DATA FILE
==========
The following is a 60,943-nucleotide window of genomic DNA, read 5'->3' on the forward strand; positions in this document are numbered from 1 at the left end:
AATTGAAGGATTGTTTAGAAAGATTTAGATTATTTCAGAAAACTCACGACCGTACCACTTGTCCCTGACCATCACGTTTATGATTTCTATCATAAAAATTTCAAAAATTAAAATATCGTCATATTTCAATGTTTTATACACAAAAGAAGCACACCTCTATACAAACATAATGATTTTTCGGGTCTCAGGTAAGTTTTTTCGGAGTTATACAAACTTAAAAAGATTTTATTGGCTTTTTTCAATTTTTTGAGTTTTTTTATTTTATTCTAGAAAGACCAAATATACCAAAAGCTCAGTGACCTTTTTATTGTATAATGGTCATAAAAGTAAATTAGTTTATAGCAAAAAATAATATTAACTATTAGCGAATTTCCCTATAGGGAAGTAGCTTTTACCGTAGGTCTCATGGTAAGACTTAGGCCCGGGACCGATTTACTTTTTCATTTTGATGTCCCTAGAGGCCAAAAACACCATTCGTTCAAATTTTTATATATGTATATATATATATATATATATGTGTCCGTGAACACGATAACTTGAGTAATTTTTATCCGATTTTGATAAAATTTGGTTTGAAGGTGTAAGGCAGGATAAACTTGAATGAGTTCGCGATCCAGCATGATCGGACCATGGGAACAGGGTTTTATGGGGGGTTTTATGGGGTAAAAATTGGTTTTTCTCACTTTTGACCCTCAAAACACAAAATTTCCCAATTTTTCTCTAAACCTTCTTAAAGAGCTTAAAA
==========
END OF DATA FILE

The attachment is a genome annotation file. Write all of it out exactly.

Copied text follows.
The following is a 60,943-nucleotide window of genomic DNA, read 5'->3' on the forward strand; positions in this document are numbered from 1 at the left end:
AATTGAAGGATTGTTTAGAAAGATTTAGATTATTTCAGAAAACTCACGACCGTACCACTTGTCCCTGACCATCACGTTTATGATTTCTATCATAAAAATTTCAAAAATTAAAATATCGTCATATTTCAATGTTTTATACACAAAAGAAGCACACCTCTATACAAACATAATGATTTTTCGGGTCTCAGGTAAGTTTTTTCGGAGTTATACAAACTTAAAAAGATTTTATTGGCTTTTTTCAATTTTTTGAGTTTTTTTATTTTATTCTAGAAAGACCAAATATACCAAAAGCTCAGTGACCTTTTTATTGTATAATGGTCATAAAAGTAAATTAGTTTATAGCAAAAAATAATATTAACTATTAGCGAATTTCCCTATAGGGAAGTAGCTTTTACCGTAGGTCTCATGGTAAGACTTAGGCCCGGGACCGATTTACTTTTTCATTTTGATGTCCCTAGAGGCCAAAAACACCATTCGTTCAAATTTTTATATATGTATATATATATATATATATATGTGTCCGTGAACACGATAACTTGAGTAATTTTTATCCGATTTTGATAAAATTTGGTTTGAAGGTGTAAGGCAGGATAAACTTGAATGAGTTCGCGATCCAGCATGATCGGACCATGGGAACAGGGTTTTATGGGGGGTTTTATGGGGTAAAAATTGGTTTTTCTCACTTTTGACCCTCAAAACACAAAATTTCCCAATTTTTCTCTAAACCTTCTTAAAGAGCTTAAAA